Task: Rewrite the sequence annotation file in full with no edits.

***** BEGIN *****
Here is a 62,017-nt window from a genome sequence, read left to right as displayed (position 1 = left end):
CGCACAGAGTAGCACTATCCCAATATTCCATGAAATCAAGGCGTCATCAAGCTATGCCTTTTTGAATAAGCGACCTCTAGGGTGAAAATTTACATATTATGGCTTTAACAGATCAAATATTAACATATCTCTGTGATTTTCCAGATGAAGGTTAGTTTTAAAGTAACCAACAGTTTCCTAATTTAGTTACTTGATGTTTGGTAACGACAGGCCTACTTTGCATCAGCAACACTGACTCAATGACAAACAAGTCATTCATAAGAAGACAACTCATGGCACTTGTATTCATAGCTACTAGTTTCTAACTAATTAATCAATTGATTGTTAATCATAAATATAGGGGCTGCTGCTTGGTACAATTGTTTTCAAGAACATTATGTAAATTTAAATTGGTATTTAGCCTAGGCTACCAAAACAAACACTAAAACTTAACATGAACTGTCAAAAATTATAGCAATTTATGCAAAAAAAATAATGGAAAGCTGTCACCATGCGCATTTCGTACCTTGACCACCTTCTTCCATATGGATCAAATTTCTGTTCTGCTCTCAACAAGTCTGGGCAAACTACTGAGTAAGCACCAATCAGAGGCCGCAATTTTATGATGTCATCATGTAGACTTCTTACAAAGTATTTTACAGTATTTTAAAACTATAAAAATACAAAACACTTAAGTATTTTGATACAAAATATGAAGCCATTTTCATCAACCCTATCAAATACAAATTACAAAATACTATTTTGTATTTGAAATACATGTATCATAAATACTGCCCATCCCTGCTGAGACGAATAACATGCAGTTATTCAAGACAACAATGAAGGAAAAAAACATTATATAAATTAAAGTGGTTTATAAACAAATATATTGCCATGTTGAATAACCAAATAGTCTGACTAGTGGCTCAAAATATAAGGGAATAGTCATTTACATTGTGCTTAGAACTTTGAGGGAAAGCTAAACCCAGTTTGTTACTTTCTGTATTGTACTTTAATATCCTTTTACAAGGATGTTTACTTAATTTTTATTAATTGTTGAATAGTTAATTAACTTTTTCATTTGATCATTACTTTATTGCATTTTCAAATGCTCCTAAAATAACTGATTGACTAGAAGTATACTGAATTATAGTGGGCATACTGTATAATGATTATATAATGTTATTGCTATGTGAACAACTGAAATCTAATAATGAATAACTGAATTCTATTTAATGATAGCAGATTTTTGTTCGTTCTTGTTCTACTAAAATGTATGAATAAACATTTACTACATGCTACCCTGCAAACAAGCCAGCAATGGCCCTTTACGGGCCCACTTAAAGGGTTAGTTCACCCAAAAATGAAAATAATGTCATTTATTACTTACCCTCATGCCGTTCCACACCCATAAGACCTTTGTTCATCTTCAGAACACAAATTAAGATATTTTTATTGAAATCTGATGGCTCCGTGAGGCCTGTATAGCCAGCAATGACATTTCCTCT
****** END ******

Here is a 62,017-nt window from a genome sequence, read left to right as displayed (position 1 = left end):
CGCACAGAGTAGCACTATCCCAATATTCCATGAAATCAAGGCGTCATCAAGCTATGCCTTTTTGAATAAGCGACCTCTAGGGTGAAAATTTACATATTATGGCTTTAACAGATCAAATATTAACATATCTCTGTGATTTTCCAGATGAAGGTTAGTTTTAAAGTAACCAACAGTTTCCTAATTTAGTTACTTGATGTTTGGTAACGACAGGCCTACTTTGCATCAGCAACACTGACTCAATGACAAACAAGTCATTCATAAGAAGACAACTCATGGCACTTGTATTCATAGCTACTAGTTTCTAACTAATTAATCAATTGATTGTTAATCATAAATATAGGGGCTGCTGCTTGGTACAATTGTTTTCAAGAACATTATGTAAATTTAAATTGGTATTTAGCCTAGGCTACCAAAACAAACACTAAAACTTAACATGAACTGTCAAAAATTATAGCAATTTATGCAAAAAAAATAATGGAAAGCTGTCACCATGCGCATTTCGTACCTTGACCACCTTCTTCCATATGGATCAAATTTCTGTTCTGCTCTCAACAAGTCTGGGCAAACTACTGAGTAAGCACCAATCAGAGGCCGCAATTTTATGATGTCATCATGTAGACTTCTTACAAAGTATTTTACAGTATTTTAAAACTATAAAAATACAAAACACTTAAGTATTTTGATACAAAATATGAAGCCATTTTCATCAACCCTATCAAATACAAATTACAAAATACTATTTTGTATTTGAAATACATGTATCATAAATACTGCCCATCCCTGCTGAGACGAATAACATGCAGTTATTCAAGACAACAATGAAGGAAAAAAACATTATATAAATTAAAGTGGTTTATAAACAAATATATTGCCATGTTGAATAACCAAATAGTCTGACTAGTGGCTCAAAATATAAGGGAATAGTCATTTACATTGTGCTTAGAACTTTGAGGGAAAGCTAAACCCAGTTTGTTACTTTCTGTATTGTACTTTAATATCCTTTTACAAGGATGTTTACTTAATTTTTATTAATTGTTGAATAGTTAATTAACTTTTTCATTTGATCATTACTTTATTGCATTTTCAAATGCTCCTAAAATAACTGATTGACTAGAAGTATACTGAATTATAGTGGGCATACTGTATAATGATTATATAATGTTATTGCTATGTGAACAACTGAAATCTAATAATGAATAACTGAATTCTATTTAATGATAGCAGATTTTTGTTCGTTCTTGTTCTACTAAAATGTATGAATAAACATTTACTACATGCTACCCTGCAAACAAGCCAGCAATGGCCCTTTACGGGCCCACTTAAAGGGTTAGTTCACCCAAAAATGAAAATAATGTCATTTATTACTTACCCTCATGCCGTTCCACACCCATAAGACCTTTGTTCATCTTCAGAACACAAATTAAGATATTTTTATTGAAATCTGATGGCTCCGTGAGGCCTGTATAGCCAGCAATGACATTTCCTCT